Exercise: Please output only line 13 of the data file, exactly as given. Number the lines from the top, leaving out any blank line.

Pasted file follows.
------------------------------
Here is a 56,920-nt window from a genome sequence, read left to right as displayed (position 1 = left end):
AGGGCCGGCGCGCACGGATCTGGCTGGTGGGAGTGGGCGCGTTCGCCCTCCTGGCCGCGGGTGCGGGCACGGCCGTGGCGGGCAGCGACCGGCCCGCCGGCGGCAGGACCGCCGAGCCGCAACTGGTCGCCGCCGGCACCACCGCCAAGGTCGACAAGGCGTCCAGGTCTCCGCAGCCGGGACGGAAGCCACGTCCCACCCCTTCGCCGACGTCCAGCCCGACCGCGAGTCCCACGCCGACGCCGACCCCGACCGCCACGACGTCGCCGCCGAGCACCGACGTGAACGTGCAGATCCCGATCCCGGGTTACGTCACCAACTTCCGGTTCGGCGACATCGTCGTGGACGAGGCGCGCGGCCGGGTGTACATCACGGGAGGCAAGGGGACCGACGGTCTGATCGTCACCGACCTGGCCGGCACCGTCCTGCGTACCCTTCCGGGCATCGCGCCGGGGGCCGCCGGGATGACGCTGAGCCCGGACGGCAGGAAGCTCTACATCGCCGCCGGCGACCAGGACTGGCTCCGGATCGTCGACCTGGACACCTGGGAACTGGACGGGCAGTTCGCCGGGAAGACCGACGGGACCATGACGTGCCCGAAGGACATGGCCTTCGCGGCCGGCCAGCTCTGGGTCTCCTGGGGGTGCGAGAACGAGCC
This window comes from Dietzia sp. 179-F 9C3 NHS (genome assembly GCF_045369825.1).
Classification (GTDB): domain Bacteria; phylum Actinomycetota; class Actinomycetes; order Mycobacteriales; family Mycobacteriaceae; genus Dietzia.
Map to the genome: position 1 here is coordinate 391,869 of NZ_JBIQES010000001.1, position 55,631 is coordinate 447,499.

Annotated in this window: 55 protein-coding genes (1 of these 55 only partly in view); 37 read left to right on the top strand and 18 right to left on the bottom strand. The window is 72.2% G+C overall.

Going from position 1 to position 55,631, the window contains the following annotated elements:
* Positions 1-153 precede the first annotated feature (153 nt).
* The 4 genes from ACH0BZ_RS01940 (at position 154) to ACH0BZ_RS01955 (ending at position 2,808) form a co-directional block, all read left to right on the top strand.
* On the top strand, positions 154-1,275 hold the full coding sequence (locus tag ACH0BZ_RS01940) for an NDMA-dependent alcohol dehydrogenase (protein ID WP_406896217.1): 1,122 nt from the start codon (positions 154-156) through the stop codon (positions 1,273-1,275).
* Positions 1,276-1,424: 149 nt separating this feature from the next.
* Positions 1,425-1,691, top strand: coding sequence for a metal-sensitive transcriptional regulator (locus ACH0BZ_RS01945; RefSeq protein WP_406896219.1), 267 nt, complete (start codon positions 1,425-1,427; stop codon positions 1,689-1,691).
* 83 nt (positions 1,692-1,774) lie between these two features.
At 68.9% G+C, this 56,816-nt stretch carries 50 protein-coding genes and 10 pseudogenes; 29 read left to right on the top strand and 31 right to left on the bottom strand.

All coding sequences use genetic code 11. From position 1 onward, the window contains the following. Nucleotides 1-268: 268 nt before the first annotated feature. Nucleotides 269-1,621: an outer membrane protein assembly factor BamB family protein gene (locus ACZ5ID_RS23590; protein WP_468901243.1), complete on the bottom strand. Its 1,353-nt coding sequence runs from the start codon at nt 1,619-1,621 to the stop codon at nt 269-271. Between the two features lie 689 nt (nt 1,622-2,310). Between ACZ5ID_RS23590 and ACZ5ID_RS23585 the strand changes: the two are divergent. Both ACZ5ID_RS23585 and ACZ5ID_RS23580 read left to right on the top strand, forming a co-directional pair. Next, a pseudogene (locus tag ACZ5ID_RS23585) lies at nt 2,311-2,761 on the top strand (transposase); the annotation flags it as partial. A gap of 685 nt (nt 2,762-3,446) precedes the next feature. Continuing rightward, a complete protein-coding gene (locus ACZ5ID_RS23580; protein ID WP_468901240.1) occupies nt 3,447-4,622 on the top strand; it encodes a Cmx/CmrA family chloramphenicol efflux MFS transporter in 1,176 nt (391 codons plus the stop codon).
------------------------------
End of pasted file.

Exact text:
* 83 nt (positions 1,692-1,774) lie between these two features.